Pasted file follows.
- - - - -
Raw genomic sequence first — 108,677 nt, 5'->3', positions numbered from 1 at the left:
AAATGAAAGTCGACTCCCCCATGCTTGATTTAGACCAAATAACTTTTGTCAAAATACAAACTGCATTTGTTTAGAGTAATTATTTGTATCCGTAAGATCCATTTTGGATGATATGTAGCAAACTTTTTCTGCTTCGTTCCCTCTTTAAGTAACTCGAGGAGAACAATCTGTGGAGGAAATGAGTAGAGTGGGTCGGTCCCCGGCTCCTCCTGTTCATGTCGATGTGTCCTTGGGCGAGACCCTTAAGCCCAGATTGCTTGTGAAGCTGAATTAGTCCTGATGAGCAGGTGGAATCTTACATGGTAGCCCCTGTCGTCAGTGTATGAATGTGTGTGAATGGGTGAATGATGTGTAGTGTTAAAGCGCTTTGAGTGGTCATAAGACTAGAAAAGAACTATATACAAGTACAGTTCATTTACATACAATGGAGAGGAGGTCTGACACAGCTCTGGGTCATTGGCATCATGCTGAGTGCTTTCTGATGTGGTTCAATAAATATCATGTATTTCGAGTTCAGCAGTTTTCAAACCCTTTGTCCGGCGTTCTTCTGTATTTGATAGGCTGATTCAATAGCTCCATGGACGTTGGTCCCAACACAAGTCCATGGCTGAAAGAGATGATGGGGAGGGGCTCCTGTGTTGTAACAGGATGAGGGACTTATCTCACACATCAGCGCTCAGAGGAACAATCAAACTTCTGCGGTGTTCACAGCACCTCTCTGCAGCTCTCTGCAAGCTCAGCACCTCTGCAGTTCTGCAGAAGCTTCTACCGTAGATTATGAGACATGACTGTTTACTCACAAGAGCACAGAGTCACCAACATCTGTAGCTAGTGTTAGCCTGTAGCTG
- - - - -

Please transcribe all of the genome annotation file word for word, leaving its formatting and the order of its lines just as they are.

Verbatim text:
Raw genomic sequence first — 108,677 nt, 5'->3', positions numbered from 1 at the left:
AAATGAAAGTCGACTCCCCCATGCTTGATTTAGACCAAATAACTTTTGTCAAAATACAAACTGCATTTGTTTAGAGTAATTATTTGTATCCGTAAGATCCATTTTGGATGATATGTAGCAAACTTTTTCTGCTTCGTTCCCTCTTTAAGTAACTCGAGGAGAACAATCTGTGGAGGAAATGAGTAGAGTGGGTCGGTCCCCGGCTCCTCCTGTTCATGTCGATGTGTCCTTGGGCGAGACCCTTAAGCCCAGATTGCTTGTGAAGCTGAATTAGTCCTGATGAGCAGGTGGAATCTTACATGGTAGCCCCTGTCGTCAGTGTATGAATGTGTGTGAATGGGTGAATGATGTGTAGTGTTAAAGCGCTTTGAGTGGTCATAAGACTAGAAAAGAACTATATACAAGTACAGTTCATTTACATACAATGGAGAGGAGGTCTGACACAGCTCTGGGTCATTGGCATCATGCTGAGTGCTTTCTGATGTGGTTCAATAAATATCATGTATTTCGAGTTCAGCAGTTTTCAAACCCTTTGTCCGGCGTTCTTCTGTATTTGATAGGCTGATTCAATAGCTCCATGGACGTTGGTCCCAACACAAGTCCATGGCTGAAAGAGATGATGGGGAGGGGCTCCTGTGTTGTAACAGGATGAGGGACTTATCTCACACATCAGCGCTCAGAGGAACAATCAAACTTCTGCGGTGTTCACAGCACCTCTCTGCAGCTCTCTGCAAGCTCAGCACCTCTGCAGTTCTGCAGAAGCTTCTACCGTAGATTATGAGACATGACTGTTTACTCACAAGAGCACAGAGTCACCAACATCTGTAGCTAGTGTTAGCCTGTAGCTG